A Rant about Teen Fiction

Look, I know this is not about theology, or Moltmann, or the church, or even parenting. So feel free to abstain from reading my rant-y post.

On Friday, I read The Hunger Games on the flight home. On Saturday, I bought the next two books in the series and finished them over the weekend. Clearly, I found the story compelling. And certainly, I appreciated the escape into a different kind of world…even if that world was confronting all the same problems that haunt us here (power, violence) in ways that were often grotesque. Maybe another day I’ll blab on about what I thought about the actual content of The Hunger Games. However I have a much bigger concern that could not help but creep up over and over as I read these pages: why is teen fiction worse than children’s fiction? How can that possibly be?!

If you don’t believe me, I submit the following:

Exhibit A: Teen fiction often does not use complete sentences. Do you have any idea how many choppy, weird phrases and words are littered on every page? It’s like a grammatical bomb hit it, and pieces lay all over the place, splayed out here and there. I seriously cannot understand why the authors cannot bring a few of these sad little fragments together by using perfectly nice things called conjunctions, or commas, or semicolons. I honestly had to read a few paragraphs over again because the grammar made such little sense.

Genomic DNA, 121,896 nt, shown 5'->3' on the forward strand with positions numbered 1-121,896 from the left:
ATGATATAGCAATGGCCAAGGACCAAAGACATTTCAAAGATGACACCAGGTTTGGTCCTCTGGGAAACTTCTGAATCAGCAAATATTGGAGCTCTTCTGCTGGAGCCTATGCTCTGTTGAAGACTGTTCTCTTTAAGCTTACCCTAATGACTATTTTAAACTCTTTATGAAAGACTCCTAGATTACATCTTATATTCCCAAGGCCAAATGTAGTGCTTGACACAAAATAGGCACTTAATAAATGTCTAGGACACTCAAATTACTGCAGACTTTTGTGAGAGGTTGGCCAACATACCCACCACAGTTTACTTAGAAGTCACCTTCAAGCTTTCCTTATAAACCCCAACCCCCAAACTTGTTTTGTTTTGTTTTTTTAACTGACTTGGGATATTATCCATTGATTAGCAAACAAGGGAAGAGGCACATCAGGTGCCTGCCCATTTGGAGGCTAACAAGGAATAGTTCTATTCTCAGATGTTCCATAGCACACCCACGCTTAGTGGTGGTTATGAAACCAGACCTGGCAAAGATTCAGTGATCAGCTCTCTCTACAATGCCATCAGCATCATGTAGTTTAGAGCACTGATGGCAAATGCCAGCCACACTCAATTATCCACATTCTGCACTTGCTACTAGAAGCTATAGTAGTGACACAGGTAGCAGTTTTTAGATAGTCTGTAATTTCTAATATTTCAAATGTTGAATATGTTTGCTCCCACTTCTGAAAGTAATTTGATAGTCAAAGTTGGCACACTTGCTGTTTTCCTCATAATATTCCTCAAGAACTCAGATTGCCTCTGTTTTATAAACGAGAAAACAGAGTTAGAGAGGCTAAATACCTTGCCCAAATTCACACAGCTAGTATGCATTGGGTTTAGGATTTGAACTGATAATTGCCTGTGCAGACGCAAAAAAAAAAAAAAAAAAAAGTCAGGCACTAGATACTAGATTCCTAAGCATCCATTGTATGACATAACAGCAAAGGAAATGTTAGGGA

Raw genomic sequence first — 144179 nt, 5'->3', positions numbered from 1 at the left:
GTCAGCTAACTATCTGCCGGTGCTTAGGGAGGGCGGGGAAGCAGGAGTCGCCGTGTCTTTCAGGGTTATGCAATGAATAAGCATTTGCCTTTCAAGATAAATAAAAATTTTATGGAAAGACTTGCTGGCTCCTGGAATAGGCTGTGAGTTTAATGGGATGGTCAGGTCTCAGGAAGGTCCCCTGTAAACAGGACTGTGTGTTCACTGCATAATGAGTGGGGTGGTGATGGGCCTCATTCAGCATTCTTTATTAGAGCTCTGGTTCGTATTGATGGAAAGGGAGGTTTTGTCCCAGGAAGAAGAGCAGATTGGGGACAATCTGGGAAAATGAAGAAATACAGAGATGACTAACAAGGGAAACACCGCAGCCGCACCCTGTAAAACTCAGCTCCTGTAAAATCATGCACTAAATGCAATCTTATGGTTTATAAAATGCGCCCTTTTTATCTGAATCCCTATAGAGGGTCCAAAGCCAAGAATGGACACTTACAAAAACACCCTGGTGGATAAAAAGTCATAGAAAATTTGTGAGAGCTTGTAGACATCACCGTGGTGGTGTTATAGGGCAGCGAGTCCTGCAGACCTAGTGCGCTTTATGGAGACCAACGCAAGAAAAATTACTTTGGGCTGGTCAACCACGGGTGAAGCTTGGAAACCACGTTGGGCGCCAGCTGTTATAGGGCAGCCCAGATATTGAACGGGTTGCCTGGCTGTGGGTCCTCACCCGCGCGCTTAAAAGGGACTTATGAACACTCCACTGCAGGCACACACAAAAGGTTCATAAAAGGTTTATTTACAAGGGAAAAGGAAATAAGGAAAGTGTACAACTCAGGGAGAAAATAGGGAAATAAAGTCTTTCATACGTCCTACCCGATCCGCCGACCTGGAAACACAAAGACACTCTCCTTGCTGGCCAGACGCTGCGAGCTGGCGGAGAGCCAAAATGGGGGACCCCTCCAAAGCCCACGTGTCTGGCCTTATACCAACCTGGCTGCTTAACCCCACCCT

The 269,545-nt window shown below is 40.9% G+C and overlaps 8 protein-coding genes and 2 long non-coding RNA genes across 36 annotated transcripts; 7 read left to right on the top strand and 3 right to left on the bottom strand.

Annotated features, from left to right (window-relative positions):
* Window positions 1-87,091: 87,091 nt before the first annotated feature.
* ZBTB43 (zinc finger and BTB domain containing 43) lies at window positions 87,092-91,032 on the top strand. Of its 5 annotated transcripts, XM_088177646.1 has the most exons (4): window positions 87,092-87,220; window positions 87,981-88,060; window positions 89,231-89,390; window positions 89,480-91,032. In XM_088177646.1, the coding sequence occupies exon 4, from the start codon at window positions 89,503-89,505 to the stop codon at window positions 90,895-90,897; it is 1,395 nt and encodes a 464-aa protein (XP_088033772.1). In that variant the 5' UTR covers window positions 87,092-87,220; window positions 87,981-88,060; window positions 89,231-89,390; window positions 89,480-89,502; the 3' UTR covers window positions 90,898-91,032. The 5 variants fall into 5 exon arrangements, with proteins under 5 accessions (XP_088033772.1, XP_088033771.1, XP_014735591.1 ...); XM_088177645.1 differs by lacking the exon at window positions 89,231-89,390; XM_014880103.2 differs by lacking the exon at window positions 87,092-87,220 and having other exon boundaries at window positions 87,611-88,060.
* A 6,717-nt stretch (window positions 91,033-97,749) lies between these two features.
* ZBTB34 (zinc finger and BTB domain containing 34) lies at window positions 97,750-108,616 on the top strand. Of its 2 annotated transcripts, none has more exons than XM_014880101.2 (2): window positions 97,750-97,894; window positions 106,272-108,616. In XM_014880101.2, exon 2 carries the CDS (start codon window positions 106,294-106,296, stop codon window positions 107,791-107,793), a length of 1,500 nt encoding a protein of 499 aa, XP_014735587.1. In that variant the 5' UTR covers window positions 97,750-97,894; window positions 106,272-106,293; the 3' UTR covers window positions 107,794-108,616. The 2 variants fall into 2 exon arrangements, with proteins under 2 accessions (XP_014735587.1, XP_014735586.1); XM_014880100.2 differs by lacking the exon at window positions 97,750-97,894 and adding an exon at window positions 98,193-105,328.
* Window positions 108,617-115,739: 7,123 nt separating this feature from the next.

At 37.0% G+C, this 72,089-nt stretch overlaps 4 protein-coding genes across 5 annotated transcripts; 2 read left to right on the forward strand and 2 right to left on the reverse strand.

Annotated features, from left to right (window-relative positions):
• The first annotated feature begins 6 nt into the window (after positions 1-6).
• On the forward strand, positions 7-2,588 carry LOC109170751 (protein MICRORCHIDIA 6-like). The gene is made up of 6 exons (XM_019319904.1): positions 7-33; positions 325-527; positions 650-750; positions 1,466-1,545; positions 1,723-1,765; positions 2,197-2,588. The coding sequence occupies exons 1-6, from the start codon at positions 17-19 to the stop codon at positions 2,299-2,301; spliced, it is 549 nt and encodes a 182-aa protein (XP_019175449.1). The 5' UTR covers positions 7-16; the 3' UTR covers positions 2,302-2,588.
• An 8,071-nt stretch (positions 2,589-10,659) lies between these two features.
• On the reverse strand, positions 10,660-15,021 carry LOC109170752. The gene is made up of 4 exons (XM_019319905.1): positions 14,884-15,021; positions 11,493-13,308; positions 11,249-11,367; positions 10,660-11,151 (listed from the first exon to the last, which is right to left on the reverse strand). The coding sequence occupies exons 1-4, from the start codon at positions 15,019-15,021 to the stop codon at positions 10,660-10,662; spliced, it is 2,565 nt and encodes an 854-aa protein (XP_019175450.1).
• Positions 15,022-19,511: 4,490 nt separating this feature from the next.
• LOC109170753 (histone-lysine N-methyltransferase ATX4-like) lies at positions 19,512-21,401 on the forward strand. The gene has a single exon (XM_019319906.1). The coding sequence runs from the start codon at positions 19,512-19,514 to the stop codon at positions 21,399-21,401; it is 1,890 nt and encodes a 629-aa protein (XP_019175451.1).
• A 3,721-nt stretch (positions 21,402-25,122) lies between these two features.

I will spare you a rant about how Twitter and blogs and text messaging is ruining our ability to communicate in complete sentences. However, I am TERRIFIED that it’s also ruining our ability to THINK in complete sentences.

Exhibit B: I honestly think the characters in teen fiction are far less nuanced and complex. I think this is almost exclusively because the authors, rather than showing you something about the character through actions or dialogue, just flat out TELL you what the character is thinking. This may be the most jarring thing of all, this straightforward, knock-you-over-with-my-authorial-intent sort of style. It’s the difference between sitting down to dinner with someone and inferring thoughts about him/her based on the flow of the evening and sitting down to dinner with someone who just tells you who they are, straight and without break, all the way through dessert.

I realized that I could skim The Hunger Games, because the words didn’t really matter that much. I was using the words as a means to an end, to get to the next plot twist and find out what happened to Peeta. There was no savoring, or paying attention. You didn’t need to feel the cadence of the thing. You just needed to know what happened next. Maybe this is why sometimes these books are improved upon in movie form (which is never, ever the case for good literature, in my estimation). At least you see a sideways glance or sense a mood when you watch it on screen. The book practically barks military orders of action sequences at you.

In contrast, the children’s books I’ve read this year (The Invention of Hugo Cabret, The Mysterious Benedict Society) are well written. The stories are rich and the characters are three dimensional. I did not feel, as a reader, beaten over the head with the author’s intent. The world that was created was more full and whole and lyrical.